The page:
- Launch Date May 01, 1993
- Mission TypeGround Based Telescope
- TargetThe Universe
The W.M. Keck Observatory is located at the summit of Maunakea on Hawai’i. Maunakea is a place of immense reverance and cultural importance within the indigenous Hawaiian community. The NASA Astrobiology Program and the researchers we support are deeply grateful for the opportunity to conduct scientific research using the facilities currently located on the mountain.
The twin Keck Observatory telescopes sit atop Maunakea on Hawai’i, and are the world’s most scientifically productive optical and infrared telescopes. Each telescope weighs 300 tons and operates with nanometer precision. The telescopes’ primary mirrors are 10-meters in diameter and are each composed of 36 hexagonal segments that work in concert as a single piece of reflective glass.
The W. M. Keck Foundation funded both the original Keck I telescope and six years later, its twin, Keck II. The project was managed by the University of California and the California Institute of Technology. The Keck I telescope began science observations in May 1993; Keck II saw first light in October 1996. In 1996, the National Aeronautics and Space Administration (NASA) joined as a one-sixth partner in the Observatory.
Today Keck Observatory is a 501©3 supported by both public funding sources and private philanthropy. The organization is governed by the California Association for Research in Astronomy (CARA), whose Board of Directors includes representatives from the California Institute of Technology and the University of California, with liaisons from NASA and the Keck Foundation.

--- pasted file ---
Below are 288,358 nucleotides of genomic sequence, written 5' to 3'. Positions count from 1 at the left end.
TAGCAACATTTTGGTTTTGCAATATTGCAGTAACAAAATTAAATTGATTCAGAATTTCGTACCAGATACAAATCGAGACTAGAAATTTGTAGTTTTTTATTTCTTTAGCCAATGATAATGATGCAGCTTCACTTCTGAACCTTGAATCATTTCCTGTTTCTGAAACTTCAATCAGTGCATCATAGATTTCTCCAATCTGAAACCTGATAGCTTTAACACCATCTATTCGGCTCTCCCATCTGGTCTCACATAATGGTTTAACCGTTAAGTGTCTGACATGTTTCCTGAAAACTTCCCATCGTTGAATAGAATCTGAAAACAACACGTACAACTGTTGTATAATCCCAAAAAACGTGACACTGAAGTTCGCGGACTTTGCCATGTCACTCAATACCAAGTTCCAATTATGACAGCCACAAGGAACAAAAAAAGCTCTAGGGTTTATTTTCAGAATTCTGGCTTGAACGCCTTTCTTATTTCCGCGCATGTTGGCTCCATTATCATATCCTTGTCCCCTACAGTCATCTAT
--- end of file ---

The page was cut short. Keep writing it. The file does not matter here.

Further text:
Relevance to Astrobiology
The twin Keck telescopes are the largest fully steerable optical/infrared telescopes on Earth and are able to see fainter and further into the cosmos than any other current research facility. For decades, the Keck Observatory has provided invaluable data for exoplanet researchers as well as planetary scientists studying celestial objects in our own solar system.
NASA Astrobiology Involvement
Data from Keck informs numerous studies supported by the NASA Astrobiology Program. Observations by Keck have been used to acquire direct images of giant exoplanets, study water in comets within the Solar System, reveal clues about the composition of ice at the surface of Jupiter’s moon Europa, and many other scientific studies relevant to astrobiology research.
Keck data contributes to exoplanet studies performed by researchers supported by elements of the NASA Astrobiology Program, including NExSS.